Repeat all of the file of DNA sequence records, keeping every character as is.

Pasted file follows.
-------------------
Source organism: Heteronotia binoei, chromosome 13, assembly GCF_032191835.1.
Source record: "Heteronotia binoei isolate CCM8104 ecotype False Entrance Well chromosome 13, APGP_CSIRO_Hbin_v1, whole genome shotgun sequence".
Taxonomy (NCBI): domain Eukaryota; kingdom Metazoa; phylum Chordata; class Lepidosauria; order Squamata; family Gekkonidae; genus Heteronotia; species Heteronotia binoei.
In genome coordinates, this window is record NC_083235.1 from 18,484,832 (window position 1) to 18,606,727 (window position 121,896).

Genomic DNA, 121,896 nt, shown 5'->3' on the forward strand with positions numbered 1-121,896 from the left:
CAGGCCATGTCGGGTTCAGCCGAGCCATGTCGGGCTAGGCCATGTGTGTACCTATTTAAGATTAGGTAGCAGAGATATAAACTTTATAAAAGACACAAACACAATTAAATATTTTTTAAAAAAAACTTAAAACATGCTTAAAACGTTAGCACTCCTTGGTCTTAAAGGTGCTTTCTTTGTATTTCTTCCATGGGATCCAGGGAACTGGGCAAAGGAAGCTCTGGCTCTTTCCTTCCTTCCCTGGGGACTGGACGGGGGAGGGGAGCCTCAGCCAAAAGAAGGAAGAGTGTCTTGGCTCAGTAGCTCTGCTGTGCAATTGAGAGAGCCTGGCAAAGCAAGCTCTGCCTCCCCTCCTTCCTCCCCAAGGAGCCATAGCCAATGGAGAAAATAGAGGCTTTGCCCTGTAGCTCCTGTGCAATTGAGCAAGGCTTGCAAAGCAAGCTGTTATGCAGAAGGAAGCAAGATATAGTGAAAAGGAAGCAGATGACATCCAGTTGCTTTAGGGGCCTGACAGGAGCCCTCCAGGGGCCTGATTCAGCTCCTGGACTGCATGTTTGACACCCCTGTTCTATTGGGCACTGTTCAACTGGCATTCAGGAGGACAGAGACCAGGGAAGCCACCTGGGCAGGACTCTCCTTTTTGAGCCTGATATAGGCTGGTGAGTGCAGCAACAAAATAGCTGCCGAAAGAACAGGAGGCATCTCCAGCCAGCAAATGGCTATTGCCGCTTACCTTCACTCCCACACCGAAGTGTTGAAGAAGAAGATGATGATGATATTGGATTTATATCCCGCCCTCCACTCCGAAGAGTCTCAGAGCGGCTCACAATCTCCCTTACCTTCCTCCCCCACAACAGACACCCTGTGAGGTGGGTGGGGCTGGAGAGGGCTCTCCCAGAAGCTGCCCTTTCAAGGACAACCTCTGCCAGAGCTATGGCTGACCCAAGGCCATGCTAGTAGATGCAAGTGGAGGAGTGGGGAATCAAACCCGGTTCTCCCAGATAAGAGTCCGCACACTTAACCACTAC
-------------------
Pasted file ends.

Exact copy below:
Source organism: Heteronotia binoei, chromosome 13, assembly GCF_032191835.1.
Source record: "Heteronotia binoei isolate CCM8104 ecotype False Entrance Well chromosome 13, APGP_CSIRO_Hbin_v1, whole genome shotgun sequence".
Taxonomy (NCBI): domain Eukaryota; kingdom Metazoa; phylum Chordata; class Lepidosauria; order Squamata; family Gekkonidae; genus Heteronotia; species Heteronotia binoei.
In genome coordinates, this window is record NC_083235.1 from 18,484,832 (window position 1) to 18,606,727 (window position 121,896).

Genomic DNA, 121,896 nt, shown 5'->3' on the forward strand with positions numbered 1-121,896 from the left:
CAGGCCATGTCGGGTTCAGCCGAGCCATGTCGGGCTAGGCCATGTGTGTACCTATTTAAGATTAGGTAGCAGAGATATAAACTTTATAAAAGACACAAACACAATTAAATATTTTTTAAAAAAAACTTAAAACATGCTTAAAACGTTAGCACTCCTTGGTCTTAAAGGTGCTTTCTTTGTATTTCTTCCATGGGATCCAGGGAACTGGGCAAAGGAAGCTCTGGCTCTTTCCTTCCTTCCCTGGGGACTGGACGGGGGAGGGGAGCCTCAGCCAAAAGAAGGAAGAGTGTCTTGGCTCAGTAGCTCTGCTGTGCAATTGAGAGAGCCTGGCAAAGCAAGCTCTGCCTCCCCTCCTTCCTCCCCAAGGAGCCATAGCCAATGGAGAAAATAGAGGCTTTGCCCTGTAGCTCCTGTGCAATTGAGCAAGGCTTGCAAAGCAAGCTGTTATGCAGAAGGAAGCAAGATATAGTGAAAAGGAAGCAGATGACATCCAGTTGCTTTAGGGGCCTGACAGGAGCCCTCCAGGGGCCTGATTCAGCTCCTGGACTGCATGTTTGACACCCCTGTTCTATTGGGCACTGTTCAACTGGCATTCAGGAGGACAGAGACCAGGGAAGCCACCTGGGCAGGACTCTCCTTTTTGAGCCTGATATAGGCTGGTGAGTGCAGCAACAAAATAGCTGCCGAAAGAACAGGAGGCATCTCCAGCCAGCAAATGGCTATTGCCGCTTACCTTCACTCCCACACCGAAGTGTTGAAGAAGAAGATGATGATGATATTGGATTTATATCCCGCCCTCCACTCCGAAGAGTCTCAGAGCGGCTCACAATCTCCCTTACCTTCCTCCCCCACAACAGACACCCTGTGAGGTGGGTGGGGCTGGAGAGGGCTCTCCCAGAAGCTGCCCTTTCAAGGACAACCTCTGCCAGAGCTATGGCTGACCCAAGGCCATGCTAGTAGATGCAAGTGGAGGAGTGGGGAATCAAACCCGGTTCTCCCAGATAAGAGTCCGCACACTTAACCACTAC